Chevron’s Worst Year Ever, Episode 3: Richmond, CA

By Rainforest Action Network

This has been one of the worst years ever for Chevron. From it’s ongoing massive legal losses in Ecuador, to offshore disasters in Brazil and Nigeria, to the tragic deaths of its employees in several locations, including right here in California.

This is the third in a series of statements we’re posting as we prepare for a week of what is sure to be inspired 99% Spring protest against Chevron’s irresponsible and destructive business practices (read the first statement, by Kazakhstan’s Sergey Solanyik, here, and the second, by Ecuador’s Luz Trinidad Andrea Cusangua, here).

These statements are by people from around the world (and from right here in the Bay Area) letting us know what it really means to live in the communities where Chevron operates. Many will travel to San Ramon, CA to bring their calls for justice directly to the company’s executives, board members, and shareholders at Chevron’s annual shareholder meeting on May 30. You can view all of the statements at If you want to join the protest on May 30, RVSP and find details here.

Today’s statement comes from right here in our own backyard — Richmond, CA, home of one of Chevron’s two massively polluting California refineries. Nile Malloy and Greg Karras of Communities for a Better Environment work with the local communities in Richmond who have to live with the impacts of having the largest stationary source of greenhouse gas emissions in all of California as a neighbor. In their statement, Nile and Greg ask: “Will Chevron commit to support policies that protect community health and our environment from increased and prolonged pollution caused by refining heavier, dirtier oil?”


Chevron’s Richmond Refinery is the largest industrial greenhouse gas emitter in California and the largest source of CO2 and criteria air pollutant emissions in Richmond. Industrial air pollutant emissions in Richmond are up to ten times the regional or statewide averages on a per capita basis, and compared with the statewide average for all business activity, oil refining creates ten times fewer jobs (see: A less-pollution, more-jobs land use policy to make Richmond a Green Zone). Chevron has the opportunity to use more renewable energy on-site at its refineries and to increase energy efficiency while processing oil to reduce emissions locally. Chevron can afford more GHG reduction and clean energy jobs locally instead of offsetting local emissions abroad. In new projects that require environmental review, local communities should get the health, climate reductions, clean energy, and economic benefits locally.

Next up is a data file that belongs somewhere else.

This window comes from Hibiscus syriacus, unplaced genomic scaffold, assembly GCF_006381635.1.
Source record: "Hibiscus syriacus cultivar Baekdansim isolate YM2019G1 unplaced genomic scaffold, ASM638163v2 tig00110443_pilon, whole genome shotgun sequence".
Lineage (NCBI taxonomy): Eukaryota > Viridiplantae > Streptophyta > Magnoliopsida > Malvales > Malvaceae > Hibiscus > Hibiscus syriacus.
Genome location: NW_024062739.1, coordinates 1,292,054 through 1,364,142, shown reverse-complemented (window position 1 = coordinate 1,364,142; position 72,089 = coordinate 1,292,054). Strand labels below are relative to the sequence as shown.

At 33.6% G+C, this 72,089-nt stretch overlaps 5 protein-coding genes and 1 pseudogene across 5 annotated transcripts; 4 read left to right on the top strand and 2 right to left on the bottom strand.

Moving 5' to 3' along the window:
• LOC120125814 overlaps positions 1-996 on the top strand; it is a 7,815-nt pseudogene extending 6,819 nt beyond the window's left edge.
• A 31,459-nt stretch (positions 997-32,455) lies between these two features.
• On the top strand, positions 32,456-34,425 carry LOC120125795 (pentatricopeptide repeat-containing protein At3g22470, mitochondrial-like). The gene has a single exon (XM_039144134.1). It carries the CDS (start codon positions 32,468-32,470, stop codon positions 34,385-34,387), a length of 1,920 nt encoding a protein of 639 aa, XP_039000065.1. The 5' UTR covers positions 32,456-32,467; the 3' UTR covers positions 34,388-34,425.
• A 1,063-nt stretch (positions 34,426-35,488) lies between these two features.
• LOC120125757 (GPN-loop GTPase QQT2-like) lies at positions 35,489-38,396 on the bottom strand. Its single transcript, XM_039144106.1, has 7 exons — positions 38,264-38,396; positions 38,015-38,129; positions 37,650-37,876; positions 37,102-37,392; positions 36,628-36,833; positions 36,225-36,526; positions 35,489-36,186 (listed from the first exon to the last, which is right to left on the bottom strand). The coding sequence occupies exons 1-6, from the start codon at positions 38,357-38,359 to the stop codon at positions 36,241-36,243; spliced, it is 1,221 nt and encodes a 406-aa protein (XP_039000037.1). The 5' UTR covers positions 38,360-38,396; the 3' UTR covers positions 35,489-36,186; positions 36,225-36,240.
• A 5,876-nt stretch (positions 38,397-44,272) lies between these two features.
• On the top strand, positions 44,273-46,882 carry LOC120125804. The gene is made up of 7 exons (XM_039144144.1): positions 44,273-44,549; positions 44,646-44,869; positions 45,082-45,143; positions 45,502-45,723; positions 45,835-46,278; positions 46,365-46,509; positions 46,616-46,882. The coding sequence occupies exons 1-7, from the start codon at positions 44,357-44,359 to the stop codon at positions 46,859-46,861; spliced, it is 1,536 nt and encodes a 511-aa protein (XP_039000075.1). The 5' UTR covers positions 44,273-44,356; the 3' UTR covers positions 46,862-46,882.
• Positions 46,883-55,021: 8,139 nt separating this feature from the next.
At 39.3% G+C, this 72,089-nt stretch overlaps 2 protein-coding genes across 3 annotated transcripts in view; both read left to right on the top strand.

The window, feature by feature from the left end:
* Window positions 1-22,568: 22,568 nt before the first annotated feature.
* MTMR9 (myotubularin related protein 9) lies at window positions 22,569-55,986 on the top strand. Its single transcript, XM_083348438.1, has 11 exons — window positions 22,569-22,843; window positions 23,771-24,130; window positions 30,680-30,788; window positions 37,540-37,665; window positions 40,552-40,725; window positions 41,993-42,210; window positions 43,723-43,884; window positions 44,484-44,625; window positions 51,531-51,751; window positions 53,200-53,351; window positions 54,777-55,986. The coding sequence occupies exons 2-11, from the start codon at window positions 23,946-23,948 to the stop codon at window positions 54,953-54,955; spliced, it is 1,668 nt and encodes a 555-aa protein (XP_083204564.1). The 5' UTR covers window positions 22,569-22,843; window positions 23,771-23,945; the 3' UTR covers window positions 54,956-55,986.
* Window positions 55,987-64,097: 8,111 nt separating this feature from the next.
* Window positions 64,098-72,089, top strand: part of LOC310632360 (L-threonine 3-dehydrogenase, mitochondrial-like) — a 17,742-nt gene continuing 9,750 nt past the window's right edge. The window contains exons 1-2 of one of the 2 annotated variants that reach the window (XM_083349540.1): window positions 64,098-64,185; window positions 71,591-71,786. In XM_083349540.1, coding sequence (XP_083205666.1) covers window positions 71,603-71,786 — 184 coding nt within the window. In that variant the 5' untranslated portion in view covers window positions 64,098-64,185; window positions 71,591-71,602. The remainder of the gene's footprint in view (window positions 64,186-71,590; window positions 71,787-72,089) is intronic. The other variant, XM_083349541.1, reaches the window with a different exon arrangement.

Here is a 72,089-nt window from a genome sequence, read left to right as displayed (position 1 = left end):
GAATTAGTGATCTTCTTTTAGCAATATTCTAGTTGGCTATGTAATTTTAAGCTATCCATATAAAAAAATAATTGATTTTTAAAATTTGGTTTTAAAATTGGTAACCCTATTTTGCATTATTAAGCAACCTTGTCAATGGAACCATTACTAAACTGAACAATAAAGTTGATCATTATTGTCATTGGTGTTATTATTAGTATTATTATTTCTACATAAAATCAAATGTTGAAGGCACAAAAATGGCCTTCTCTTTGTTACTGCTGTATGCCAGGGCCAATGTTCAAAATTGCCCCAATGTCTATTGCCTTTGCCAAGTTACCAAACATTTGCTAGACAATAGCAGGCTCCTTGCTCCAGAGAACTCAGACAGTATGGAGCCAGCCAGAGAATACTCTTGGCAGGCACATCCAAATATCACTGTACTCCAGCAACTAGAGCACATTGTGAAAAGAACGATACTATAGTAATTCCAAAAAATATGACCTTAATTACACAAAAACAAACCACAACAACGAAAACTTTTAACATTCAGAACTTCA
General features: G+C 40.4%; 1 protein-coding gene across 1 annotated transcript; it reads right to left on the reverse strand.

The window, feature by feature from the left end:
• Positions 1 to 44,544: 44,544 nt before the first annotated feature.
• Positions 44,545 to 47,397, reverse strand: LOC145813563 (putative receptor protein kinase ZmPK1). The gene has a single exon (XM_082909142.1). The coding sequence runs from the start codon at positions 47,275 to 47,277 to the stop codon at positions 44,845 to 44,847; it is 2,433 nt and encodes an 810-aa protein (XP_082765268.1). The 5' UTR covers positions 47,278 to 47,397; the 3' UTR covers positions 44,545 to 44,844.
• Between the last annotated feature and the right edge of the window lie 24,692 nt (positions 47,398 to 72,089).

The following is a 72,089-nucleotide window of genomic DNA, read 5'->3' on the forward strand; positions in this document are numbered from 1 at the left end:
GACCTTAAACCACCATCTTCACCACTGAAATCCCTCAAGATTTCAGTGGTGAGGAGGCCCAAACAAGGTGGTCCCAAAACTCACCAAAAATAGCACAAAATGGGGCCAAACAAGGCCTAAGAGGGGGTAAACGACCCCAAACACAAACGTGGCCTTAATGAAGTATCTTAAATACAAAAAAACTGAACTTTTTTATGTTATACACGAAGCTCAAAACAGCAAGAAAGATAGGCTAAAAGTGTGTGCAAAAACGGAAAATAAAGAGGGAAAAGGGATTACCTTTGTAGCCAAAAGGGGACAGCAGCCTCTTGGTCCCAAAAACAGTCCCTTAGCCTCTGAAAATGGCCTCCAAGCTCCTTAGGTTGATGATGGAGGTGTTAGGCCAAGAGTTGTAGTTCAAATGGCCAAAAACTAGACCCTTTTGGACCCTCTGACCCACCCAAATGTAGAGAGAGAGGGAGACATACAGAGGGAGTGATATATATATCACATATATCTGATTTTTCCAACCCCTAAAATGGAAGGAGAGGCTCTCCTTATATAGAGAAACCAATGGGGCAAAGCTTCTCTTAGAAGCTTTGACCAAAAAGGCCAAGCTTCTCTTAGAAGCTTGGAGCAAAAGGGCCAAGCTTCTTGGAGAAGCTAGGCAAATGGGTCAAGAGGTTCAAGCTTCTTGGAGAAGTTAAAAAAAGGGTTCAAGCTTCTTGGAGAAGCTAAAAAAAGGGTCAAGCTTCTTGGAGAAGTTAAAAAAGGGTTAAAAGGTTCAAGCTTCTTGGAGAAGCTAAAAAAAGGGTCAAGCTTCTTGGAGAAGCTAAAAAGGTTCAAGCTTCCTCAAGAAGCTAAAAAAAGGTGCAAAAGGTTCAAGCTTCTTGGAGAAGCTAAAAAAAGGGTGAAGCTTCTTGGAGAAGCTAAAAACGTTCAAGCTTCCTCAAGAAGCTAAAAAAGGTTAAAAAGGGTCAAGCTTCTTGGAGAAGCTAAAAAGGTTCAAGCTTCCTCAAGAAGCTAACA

Part of the Richmond Refinery - CBE 2011
Part of the Richmond Refinery - CBE 2011

We understand that adding solar energy generation to Chevron’s Richmond refinery and other refineries is a bold opportunity that will encourage the local community to have access to clean jobs while protecting the health and vitality of low-income and working class communities of color around the planet. As the largest corporation in California, Chevron could be a real leader in climate protection by reducing emissions locally. This would be a bold statement to the rest of the industry to redress air quality, water, environmental and climate liabilities that have historically put families and children in harm’s way.

The Chevron of the future could leverage its clean and green capacities to strike a better balance with the local communities where it operates and propose real climate solutions for the world. But this will require bold creative change. Four requests to Chevron’s CEO, Management, and shareholders come forth from our communities’ experience with Chevron in Richmond and California at this time.